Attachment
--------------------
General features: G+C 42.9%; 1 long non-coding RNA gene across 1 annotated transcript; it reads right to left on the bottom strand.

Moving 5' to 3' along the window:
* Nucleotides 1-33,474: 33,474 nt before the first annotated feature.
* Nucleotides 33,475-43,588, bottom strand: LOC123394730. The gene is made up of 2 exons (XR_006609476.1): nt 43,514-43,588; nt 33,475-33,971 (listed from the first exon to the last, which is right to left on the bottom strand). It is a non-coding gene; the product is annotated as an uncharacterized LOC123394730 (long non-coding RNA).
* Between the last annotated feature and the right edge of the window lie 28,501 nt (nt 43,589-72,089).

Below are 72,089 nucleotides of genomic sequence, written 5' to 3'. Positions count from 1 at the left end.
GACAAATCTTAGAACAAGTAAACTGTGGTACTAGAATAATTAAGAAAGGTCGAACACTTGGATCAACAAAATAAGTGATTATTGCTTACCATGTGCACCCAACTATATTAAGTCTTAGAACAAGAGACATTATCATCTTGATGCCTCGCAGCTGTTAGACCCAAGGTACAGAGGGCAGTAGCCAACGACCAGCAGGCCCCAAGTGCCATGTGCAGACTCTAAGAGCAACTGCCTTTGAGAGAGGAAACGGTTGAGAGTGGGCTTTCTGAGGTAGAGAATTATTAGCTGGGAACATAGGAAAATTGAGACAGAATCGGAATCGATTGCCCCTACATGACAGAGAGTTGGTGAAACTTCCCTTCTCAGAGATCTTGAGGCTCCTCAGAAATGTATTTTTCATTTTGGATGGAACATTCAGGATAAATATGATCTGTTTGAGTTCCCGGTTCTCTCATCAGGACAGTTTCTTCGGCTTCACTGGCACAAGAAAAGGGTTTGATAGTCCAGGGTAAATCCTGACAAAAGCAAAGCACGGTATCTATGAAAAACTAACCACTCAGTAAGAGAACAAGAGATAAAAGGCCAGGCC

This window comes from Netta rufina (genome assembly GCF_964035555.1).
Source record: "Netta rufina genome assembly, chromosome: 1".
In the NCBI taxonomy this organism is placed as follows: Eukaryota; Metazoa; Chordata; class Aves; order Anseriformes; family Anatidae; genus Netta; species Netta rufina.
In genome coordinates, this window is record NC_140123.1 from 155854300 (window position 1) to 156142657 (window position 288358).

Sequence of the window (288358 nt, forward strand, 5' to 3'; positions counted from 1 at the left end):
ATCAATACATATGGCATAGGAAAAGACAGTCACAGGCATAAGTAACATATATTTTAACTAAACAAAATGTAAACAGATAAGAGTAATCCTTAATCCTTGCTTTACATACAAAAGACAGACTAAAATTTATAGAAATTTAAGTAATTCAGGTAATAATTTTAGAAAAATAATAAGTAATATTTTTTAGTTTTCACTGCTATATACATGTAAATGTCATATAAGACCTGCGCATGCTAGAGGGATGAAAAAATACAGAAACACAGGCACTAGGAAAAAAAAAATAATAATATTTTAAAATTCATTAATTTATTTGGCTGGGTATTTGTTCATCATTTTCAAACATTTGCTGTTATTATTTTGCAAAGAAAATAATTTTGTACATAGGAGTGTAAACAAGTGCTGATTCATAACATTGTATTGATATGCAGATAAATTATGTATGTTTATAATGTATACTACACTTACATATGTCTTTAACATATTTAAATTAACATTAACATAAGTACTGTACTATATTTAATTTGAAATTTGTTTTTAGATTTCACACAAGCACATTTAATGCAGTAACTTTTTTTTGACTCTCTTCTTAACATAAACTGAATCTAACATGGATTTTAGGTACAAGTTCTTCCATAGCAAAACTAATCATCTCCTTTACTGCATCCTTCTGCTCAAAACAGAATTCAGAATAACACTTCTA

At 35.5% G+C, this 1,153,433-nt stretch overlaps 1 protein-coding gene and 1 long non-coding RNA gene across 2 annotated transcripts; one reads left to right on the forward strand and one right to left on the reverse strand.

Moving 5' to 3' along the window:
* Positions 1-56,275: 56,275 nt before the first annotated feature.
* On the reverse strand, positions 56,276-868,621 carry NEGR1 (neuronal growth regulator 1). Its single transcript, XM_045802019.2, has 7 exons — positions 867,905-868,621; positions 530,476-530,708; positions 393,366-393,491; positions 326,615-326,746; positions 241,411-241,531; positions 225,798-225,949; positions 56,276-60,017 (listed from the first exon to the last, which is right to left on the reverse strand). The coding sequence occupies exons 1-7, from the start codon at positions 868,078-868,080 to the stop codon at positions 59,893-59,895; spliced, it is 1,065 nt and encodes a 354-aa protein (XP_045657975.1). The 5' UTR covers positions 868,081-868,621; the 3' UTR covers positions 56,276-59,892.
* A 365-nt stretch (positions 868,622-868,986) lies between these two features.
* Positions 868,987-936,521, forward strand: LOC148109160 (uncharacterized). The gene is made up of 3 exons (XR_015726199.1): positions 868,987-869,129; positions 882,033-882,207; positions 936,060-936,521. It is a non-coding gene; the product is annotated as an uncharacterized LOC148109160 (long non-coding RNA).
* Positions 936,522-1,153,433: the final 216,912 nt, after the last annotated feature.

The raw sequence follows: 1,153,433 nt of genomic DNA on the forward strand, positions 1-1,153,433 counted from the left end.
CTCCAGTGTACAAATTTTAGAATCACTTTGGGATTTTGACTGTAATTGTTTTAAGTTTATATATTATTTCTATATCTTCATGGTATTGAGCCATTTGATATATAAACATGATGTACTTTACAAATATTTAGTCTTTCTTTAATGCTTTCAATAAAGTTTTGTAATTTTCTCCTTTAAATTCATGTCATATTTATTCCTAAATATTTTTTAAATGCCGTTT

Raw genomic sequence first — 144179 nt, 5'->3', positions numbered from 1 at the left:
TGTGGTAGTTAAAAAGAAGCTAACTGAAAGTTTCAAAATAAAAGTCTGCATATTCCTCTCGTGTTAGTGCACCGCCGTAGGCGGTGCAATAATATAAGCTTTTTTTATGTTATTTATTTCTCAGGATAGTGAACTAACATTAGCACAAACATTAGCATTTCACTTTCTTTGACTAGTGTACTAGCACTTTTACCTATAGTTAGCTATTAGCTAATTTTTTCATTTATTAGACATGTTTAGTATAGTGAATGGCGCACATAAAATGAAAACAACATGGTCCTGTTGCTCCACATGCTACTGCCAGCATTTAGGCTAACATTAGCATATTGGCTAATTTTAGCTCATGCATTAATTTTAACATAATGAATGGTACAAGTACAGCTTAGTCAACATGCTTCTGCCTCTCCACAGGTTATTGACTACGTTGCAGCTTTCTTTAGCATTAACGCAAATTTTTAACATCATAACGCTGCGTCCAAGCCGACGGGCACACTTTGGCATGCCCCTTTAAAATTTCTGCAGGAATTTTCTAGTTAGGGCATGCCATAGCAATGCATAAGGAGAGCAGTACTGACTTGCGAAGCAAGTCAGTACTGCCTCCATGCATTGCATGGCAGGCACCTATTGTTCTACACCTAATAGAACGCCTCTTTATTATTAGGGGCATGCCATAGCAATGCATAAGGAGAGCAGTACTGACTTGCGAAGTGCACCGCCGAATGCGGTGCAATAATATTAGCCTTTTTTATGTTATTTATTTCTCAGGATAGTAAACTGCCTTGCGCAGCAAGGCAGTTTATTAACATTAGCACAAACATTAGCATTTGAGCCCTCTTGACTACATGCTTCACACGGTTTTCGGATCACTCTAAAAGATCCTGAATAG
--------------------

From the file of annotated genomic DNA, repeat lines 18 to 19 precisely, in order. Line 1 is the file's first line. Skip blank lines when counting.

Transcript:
* A 365-nt stretch (positions 868,622-868,986) lies between these two features.
* Positions 868,987-936,521, forward strand: LOC148109160 (uncharacterized). The gene is made up of 3 exons (XR_015726199.1): positions 868,987-869,129; positions 882,033-882,207; positions 936,060-936,521. It is a non-coding gene; the product is annotated as an uncharacterized LOC148109160 (long non-coding RNA).